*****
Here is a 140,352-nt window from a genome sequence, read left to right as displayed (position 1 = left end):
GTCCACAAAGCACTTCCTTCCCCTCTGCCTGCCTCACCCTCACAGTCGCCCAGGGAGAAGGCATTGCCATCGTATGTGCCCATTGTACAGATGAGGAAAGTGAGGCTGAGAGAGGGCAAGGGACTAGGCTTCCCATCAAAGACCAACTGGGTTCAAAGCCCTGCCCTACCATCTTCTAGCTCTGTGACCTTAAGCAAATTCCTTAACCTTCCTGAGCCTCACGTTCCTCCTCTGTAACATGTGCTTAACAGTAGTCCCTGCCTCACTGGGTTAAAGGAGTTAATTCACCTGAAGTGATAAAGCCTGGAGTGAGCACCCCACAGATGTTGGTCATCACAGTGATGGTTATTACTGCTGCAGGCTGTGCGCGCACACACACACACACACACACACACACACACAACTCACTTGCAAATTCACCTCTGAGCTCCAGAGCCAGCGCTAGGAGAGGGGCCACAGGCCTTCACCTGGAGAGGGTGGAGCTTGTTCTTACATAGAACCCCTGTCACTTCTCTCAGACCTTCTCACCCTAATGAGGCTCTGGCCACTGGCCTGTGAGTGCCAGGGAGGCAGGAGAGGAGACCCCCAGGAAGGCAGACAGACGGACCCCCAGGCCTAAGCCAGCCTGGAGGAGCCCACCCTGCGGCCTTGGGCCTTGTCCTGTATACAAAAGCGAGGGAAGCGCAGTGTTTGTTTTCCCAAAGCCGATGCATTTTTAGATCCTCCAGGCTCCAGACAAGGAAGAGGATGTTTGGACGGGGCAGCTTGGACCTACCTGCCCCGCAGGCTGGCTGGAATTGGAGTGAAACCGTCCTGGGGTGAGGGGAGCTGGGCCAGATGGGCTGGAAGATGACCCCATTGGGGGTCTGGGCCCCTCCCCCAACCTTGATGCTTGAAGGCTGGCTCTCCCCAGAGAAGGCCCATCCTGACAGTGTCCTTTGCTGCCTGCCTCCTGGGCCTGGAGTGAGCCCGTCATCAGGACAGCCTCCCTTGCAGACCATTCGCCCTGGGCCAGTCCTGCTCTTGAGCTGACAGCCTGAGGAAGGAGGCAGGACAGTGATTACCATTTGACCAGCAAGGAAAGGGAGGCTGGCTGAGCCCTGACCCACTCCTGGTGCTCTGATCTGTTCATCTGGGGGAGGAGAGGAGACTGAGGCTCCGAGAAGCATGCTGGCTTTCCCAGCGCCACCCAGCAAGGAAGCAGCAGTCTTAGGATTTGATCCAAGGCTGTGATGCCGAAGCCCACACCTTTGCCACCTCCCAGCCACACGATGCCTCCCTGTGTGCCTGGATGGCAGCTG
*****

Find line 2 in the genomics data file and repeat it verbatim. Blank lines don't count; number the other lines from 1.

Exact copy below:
GTCCACAAAGCACTTCCTTCCCCTCTGCCTGCCTCACCCTCACAGTCGCCCAGGGAGAAGGCATTGCCATCGTATGTGCCCATTGTACAGATGAGGAAAGTGAGGCTGAGAGAGGGCAAGGGACTAGGCTTCCCATCAAAGACCAACTGGGTTCAAAGCCCTGCCCTACCATCTTCTAGCTCTGTGACCTTAAGCAAATTCCTTAACCTTCCTGAGCCTCACGTTCCTCCTCTGTAACATGTGCTTAACAGTAGTCCCTGCCTCACTGGGTTAAAGGAGTTAATTCACCTGAAGTGATAAAGCCTGGAGTGAGCACCCCACAGATGTTGGTCATCACAGTGATGGTTATTACTGCTGCAGGCTGTGCGCGCACACACACACACACACACACACACACACACAACTCACTTGCAAATTCACCTCTGAGCTCCAGAGCCAGCGCTAGGAGAGGGGCCACAGGCCTTCACCTGGAGAGGGTGGAGCTTGTTCTTACATAGAACCCCTGTCACTTCTCTCAGACCTTCTCACCCTAATGAGGCTCTGGCCACTGGCCTGTGAGTGCCAGGGAGGCAGGAGAGGAGACCCCCAGGAAGGCAGACAGACGGACCCCCAGGCCTAAGCCAGCCTGGAGGAGCCCACCCTGCGGCCTTGGGCCTTGTCCTGTATACAAAAGCGAGGGAAGCGCAGTGTTTGTTTTCCCAAAGCCGATGCATTTTTAGATCCTCCAGGCTCCAGACAAGGAAGAGGATGTTTGGACGGGGCAGCTTGGACCTACCTGCCCCGCAGGCTGGCTGGAATTGGAGTGAAACCGTCCTGGGGTGAGGGGAGCTGGGCCAGATGGGCTGGAAGATGACCCCATTGGGGGTCTGGGCCCCTCCCCCAACCTTGATGCTTGAAGGCTGGCTCTCCCCAGAGAAGGCCCATCCTGACAGTGTCCTTTGCTGCCTGCCTCCTGGGCCTGGAGTGAGCCCGTCATCAGGACAGCCTCCCTTGCAGACCATTCGCCCTGGGCCAGTCCTGCTCTTGAGCTGACAGCCTGAGGAAGGAGGCAGGACAGTGATTACCATTTGACCAGCAAGGAAAGGGAGGCTGGCTGAGCCCTGACCCACTCCTGGTGCTCTGATCTGTTCATCTGGGGGAGGAGAGGAGACTGAGGCTCCGAGAAGCATGCTGGCTTTCCCAGCGCCACCCAGCAAGGAAGCAGCAGTCTTAGGATTTGATCCAAGGCTGTGATGCCGAAGCCCACACCTTTGCCACCTCCCAGCCACACGATGCCTCCCTGTGTGCCTGGATGGCAGCTG